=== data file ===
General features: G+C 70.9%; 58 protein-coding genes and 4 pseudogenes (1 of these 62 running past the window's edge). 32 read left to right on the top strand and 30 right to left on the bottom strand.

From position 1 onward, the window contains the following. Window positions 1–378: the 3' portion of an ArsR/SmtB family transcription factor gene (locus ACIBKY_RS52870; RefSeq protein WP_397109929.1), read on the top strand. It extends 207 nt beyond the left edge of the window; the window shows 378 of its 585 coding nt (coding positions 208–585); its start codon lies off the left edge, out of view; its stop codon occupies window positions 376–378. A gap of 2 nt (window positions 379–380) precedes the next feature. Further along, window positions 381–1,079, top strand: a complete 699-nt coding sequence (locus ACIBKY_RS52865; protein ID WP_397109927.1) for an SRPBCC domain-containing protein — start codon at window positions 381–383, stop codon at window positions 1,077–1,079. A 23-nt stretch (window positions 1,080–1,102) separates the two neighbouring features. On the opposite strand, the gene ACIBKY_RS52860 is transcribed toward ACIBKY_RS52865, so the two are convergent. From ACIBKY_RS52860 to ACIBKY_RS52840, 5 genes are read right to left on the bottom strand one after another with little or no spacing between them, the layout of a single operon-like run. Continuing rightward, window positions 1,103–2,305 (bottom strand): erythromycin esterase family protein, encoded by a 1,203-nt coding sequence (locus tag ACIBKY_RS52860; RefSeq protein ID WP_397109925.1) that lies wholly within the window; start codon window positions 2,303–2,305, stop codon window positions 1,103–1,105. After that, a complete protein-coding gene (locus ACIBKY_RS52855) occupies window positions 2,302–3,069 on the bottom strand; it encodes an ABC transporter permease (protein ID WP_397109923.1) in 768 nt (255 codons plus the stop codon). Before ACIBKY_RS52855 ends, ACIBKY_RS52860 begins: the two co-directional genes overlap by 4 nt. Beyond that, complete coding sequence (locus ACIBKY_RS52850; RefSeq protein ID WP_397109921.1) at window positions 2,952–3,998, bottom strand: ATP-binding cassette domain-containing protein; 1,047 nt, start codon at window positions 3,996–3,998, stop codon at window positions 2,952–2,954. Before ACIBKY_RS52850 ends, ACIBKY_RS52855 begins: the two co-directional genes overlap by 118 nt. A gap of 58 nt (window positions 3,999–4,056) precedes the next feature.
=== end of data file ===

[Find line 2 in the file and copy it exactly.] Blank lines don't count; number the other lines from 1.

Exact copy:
From position 1 onward, the window contains the following. Window positions 1–378: the 3' portion of an ArsR/SmtB family transcription factor gene (locus ACIBKY_RS52870; RefSeq protein WP_397109929.1), read on the top strand. It extends 207 nt beyond the left edge of the window; the window shows 378 of its 585 coding nt (coding positions 208–585); its start codon lies off the left edge, out of view; its stop codon occupies window positions 376–378. A gap of 2 nt (window positions 379–380) precedes the next feature. Further along, window positions 381–1,079, top strand: a complete 699-nt coding sequence (locus ACIBKY_RS52865; protein ID WP_397109927.1) for an SRPBCC domain-containing protein — start codon at window positions 381–383, stop codon at window positions 1,077–1,079. A 23-nt stretch (window positions 1,080–1,102) separates the two neighbouring features. On the opposite strand, the gene ACIBKY_RS52860 is transcribed toward ACIBKY_RS52865, so the two are convergent. From ACIBKY_RS52860 to ACIBKY_RS52840, 5 genes are read right to left on the bottom strand one after another with little or no spacing between them, the layout of a single operon-like run. Continuing rightward, window positions 1,103–2,305 (bottom strand): erythromycin esterase family protein, encoded by a 1,203-nt coding sequence (locus tag ACIBKY_RS52860; RefSeq protein ID WP_397109925.1) that lies wholly within the window; start codon window positions 2,303–2,305, stop codon window positions 1,103–1,105. After that, a complete protein-coding gene (locus ACIBKY_RS52855) occupies window positions 2,302–3,069 on the bottom strand; it encodes an ABC transporter permease (protein ID WP_397109923.1) in 768 nt (255 codons plus the stop codon). Before ACIBKY_RS52855 ends, ACIBKY_RS52860 begins: the two co-directional genes overlap by 4 nt. Beyond that, complete coding sequence (locus ACIBKY_RS52850; RefSeq protein ID WP_397109921.1) at window positions 2,952–3,998, bottom strand: ATP-binding cassette domain-containing protein; 1,047 nt, start codon at window positions 3,996–3,998, stop codon at window positions 2,952–2,954. Before ACIBKY_RS52850 ends, ACIBKY_RS52855 begins: the two co-directional genes overlap by 118 nt. A gap of 58 nt (window positions 3,999–4,056) precedes the next feature.